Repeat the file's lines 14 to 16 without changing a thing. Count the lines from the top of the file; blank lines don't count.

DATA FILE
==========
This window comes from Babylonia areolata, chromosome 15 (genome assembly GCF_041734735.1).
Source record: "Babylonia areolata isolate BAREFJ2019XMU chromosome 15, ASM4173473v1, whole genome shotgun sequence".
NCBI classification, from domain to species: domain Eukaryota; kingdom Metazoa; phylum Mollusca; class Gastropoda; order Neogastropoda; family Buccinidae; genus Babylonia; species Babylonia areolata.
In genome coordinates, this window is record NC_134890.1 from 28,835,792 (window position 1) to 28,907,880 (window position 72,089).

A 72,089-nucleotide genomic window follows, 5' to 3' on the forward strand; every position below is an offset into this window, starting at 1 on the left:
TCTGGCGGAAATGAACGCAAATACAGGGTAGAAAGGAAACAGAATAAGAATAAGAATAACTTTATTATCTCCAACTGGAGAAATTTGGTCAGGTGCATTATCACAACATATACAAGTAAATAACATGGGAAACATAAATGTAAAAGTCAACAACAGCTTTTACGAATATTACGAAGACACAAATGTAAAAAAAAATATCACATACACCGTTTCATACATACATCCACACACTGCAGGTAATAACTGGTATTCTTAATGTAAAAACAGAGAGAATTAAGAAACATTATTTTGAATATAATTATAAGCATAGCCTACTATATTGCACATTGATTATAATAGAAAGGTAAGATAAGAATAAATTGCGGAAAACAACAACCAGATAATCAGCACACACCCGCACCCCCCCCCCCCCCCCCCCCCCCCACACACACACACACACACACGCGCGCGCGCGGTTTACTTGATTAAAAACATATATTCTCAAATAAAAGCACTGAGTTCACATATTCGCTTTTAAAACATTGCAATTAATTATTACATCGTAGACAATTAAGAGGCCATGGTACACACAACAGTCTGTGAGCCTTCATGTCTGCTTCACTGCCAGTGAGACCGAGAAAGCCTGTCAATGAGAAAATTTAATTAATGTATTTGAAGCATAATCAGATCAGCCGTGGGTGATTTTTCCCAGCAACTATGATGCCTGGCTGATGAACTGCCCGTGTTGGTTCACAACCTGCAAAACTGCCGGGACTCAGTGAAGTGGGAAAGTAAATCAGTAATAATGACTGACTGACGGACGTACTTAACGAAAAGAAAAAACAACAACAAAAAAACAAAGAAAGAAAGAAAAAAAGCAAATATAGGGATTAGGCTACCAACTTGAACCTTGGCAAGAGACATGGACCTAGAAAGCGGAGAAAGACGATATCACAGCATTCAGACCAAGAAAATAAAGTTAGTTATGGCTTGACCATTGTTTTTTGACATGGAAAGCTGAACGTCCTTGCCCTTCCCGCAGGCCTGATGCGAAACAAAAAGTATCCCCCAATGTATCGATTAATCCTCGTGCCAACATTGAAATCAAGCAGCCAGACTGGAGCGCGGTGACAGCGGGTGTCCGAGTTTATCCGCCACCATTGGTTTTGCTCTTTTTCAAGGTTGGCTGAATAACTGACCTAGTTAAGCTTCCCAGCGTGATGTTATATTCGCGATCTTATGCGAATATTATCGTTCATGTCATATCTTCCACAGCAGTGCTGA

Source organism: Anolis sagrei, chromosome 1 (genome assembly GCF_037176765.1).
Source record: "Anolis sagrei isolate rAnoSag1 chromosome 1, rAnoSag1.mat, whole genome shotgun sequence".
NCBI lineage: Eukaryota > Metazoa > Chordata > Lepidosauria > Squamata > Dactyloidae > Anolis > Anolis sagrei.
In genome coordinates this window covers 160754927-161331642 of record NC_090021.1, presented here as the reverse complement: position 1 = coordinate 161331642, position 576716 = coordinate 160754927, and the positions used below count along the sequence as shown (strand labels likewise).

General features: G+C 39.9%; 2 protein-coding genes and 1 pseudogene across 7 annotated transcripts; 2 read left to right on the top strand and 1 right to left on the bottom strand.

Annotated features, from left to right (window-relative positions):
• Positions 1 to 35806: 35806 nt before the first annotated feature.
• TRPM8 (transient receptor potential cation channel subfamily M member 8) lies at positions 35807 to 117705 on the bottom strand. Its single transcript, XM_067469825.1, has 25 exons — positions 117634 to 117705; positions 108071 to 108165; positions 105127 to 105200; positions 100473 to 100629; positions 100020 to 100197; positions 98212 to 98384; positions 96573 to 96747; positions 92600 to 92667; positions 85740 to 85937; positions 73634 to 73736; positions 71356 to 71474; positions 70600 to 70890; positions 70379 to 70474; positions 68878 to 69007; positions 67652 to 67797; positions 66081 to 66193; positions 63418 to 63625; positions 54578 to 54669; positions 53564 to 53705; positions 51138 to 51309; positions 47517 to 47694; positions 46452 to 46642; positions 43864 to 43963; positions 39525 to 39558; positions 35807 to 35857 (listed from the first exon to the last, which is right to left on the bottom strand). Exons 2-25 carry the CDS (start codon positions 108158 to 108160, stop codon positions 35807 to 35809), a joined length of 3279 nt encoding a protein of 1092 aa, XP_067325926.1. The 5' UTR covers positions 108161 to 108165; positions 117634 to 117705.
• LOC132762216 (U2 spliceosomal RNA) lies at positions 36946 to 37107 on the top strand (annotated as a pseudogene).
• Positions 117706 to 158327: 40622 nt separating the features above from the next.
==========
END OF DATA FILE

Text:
• TRPM8 (transient receptor potential cation channel subfamily M member 8) lies at positions 35807 to 117705 on the bottom strand. Its single transcript, XM_067469825.1, has 25 exons — positions 117634 to 117705; positions 108071 to 108165; positions 105127 to 105200; positions 100473 to 100629; positions 100020 to 100197; positions 98212 to 98384; positions 96573 to 96747; positions 92600 to 92667; positions 85740 to 85937; positions 73634 to 73736; positions 71356 to 71474; positions 70600 to 70890; positions 70379 to 70474; positions 68878 to 69007; positions 67652 to 67797; positions 66081 to 66193; positions 63418 to 63625; positions 54578 to 54669; positions 53564 to 53705; positions 51138 to 51309; positions 47517 to 47694; positions 46452 to 46642; positions 43864 to 43963; positions 39525 to 39558; positions 35807 to 35857 (listed from the first exon to the last, which is right to left on the bottom strand). Exons 2-25 carry the CDS (start codon positions 108158 to 108160, stop codon positions 35807 to 35809), a joined length of 3279 nt encoding a protein of 1092 aa, XP_067325926.1. The 5' UTR covers positions 108161 to 108165; positions 117634 to 117705.
• LOC132762216 (U2 spliceosomal RNA) lies at positions 36946 to 37107 on the top strand (annotated as a pseudogene).
• Positions 117706 to 158327: 40622 nt separating the features above from the next.